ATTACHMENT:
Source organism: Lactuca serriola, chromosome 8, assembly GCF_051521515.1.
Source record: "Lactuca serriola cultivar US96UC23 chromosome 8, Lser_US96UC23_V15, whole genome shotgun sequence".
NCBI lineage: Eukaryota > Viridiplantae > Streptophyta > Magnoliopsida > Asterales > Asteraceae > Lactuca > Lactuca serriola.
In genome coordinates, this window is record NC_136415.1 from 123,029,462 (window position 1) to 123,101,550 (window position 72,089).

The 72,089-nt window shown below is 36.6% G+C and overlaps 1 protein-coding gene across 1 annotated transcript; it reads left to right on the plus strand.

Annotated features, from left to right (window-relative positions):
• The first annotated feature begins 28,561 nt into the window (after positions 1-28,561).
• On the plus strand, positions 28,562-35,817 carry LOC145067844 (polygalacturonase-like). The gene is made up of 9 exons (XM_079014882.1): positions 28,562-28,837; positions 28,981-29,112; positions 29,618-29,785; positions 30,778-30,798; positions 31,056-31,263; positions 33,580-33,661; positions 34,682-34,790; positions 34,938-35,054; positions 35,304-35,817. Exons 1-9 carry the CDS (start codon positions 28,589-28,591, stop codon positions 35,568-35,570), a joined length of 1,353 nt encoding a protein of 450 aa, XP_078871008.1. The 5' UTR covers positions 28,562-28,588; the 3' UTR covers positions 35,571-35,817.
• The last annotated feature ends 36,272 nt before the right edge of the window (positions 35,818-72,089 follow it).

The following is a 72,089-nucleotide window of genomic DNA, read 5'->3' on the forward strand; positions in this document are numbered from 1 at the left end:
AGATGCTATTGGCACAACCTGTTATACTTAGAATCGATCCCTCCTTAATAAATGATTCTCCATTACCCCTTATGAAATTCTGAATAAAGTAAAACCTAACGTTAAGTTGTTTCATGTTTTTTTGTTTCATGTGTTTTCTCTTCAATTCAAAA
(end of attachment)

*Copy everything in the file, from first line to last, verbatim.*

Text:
Source organism: Lactuca serriola, chromosome 8, assembly GCF_051521515.1.
Source record: "Lactuca serriola cultivar US96UC23 chromosome 8, Lser_US96UC23_V15, whole genome shotgun sequence".
NCBI lineage: Eukaryota > Viridiplantae > Streptophyta > Magnoliopsida > Asterales > Asteraceae > Lactuca > Lactuca serriola.
In genome coordinates, this window is record NC_136415.1 from 123,029,462 (window position 1) to 123,101,550 (window position 72,089).

The 72,089-nt window shown below is 36.6% G+C and overlaps 1 protein-coding gene across 1 annotated transcript; it reads left to right on the plus strand.

Annotated features, from left to right (window-relative positions):
• The first annotated feature begins 28,561 nt into the window (after positions 1-28,561).
• On the plus strand, positions 28,562-35,817 carry LOC145067844 (polygalacturonase-like). The gene is made up of 9 exons (XM_079014882.1): positions 28,562-28,837; positions 28,981-29,112; positions 29,618-29,785; positions 30,778-30,798; positions 31,056-31,263; positions 33,580-33,661; positions 34,682-34,790; positions 34,938-35,054; positions 35,304-35,817. Exons 1-9 carry the CDS (start codon positions 28,589-28,591, stop codon positions 35,568-35,570), a joined length of 1,353 nt encoding a protein of 450 aa, XP_078871008.1. The 5' UTR covers positions 28,562-28,588; the 3' UTR covers positions 35,571-35,817.
• The last annotated feature ends 36,272 nt before the right edge of the window (positions 35,818-72,089 follow it).

The following is a 72,089-nucleotide window of genomic DNA, read 5'->3' on the forward strand; positions in this document are numbered from 1 at the left end:
AGATGCTATTGGCACAACCTGTTATACTTAGAATCGATCCCTCCTTAATAAATGATTCTCCATTACCCCTTATGAAATTCTGAATAAAGTAAAACCTAACGTTAAGTTGTTTCATGTTTTTTTGTTTCATGTGTTTTCTCTTCAATTCAAAA